Hubble captured smiling face in a hunt for newborn stars

Understanding how new stars spring to life throughout the cosmos.

ESA/Hubble & NASA; Acknowledgment: Judy Schmidt (geckzilla)
ESA/Hubble & NASA; Acknowledgment: Judy Schmidt (geckzilla)

NASA/ESA Hubble Space Telescope’s Wide Field Camera 3 (WFC3) has recently captured a patch of space filled with galaxies of all shapes, colors, and sizes, many of which belong to the galaxy cluster SDSS J0952+3434.

Just below the cluster, Hubble captured a formation of galaxies akin to a smiling face. Two yellow-colored masses hang on a broad circular segment of light. The lower arc has the characteristic state of a system that has been gravitationally lensed — its light has gone almost a huge question in transit to us, making it wind up mutilated and extended of shape.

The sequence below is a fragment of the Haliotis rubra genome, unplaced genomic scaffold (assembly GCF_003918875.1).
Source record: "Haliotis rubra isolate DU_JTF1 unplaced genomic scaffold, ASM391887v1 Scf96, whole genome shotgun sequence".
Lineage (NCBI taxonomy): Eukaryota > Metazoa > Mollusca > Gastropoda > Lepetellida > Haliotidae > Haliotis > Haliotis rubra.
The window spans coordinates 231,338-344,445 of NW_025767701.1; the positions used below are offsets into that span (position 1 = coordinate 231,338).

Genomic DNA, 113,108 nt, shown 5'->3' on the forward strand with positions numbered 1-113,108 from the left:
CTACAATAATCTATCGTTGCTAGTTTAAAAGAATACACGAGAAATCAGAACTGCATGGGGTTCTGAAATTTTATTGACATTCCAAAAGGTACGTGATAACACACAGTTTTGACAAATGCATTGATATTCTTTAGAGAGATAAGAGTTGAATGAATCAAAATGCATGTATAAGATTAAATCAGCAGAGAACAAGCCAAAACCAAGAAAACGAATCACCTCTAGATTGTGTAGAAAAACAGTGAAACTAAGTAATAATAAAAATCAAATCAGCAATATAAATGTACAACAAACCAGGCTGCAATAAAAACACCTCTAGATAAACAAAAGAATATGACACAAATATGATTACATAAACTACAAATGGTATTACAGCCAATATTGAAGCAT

The image was captured in order to get detail insights on how new stars spring to life throughout the cosmos. WFC3 can see distant galaxies at an unprecedented resolution — sufficiently high to find and study locales of star development inside them.

By analyzing the luminosity, size and formation rate of different stellar nurseries, scientists hope to learn more about the processes that can lead to the formation of a newborn star. Studying nurseries within different galaxies will provide information about star formation at different points in time and space throughout the universe.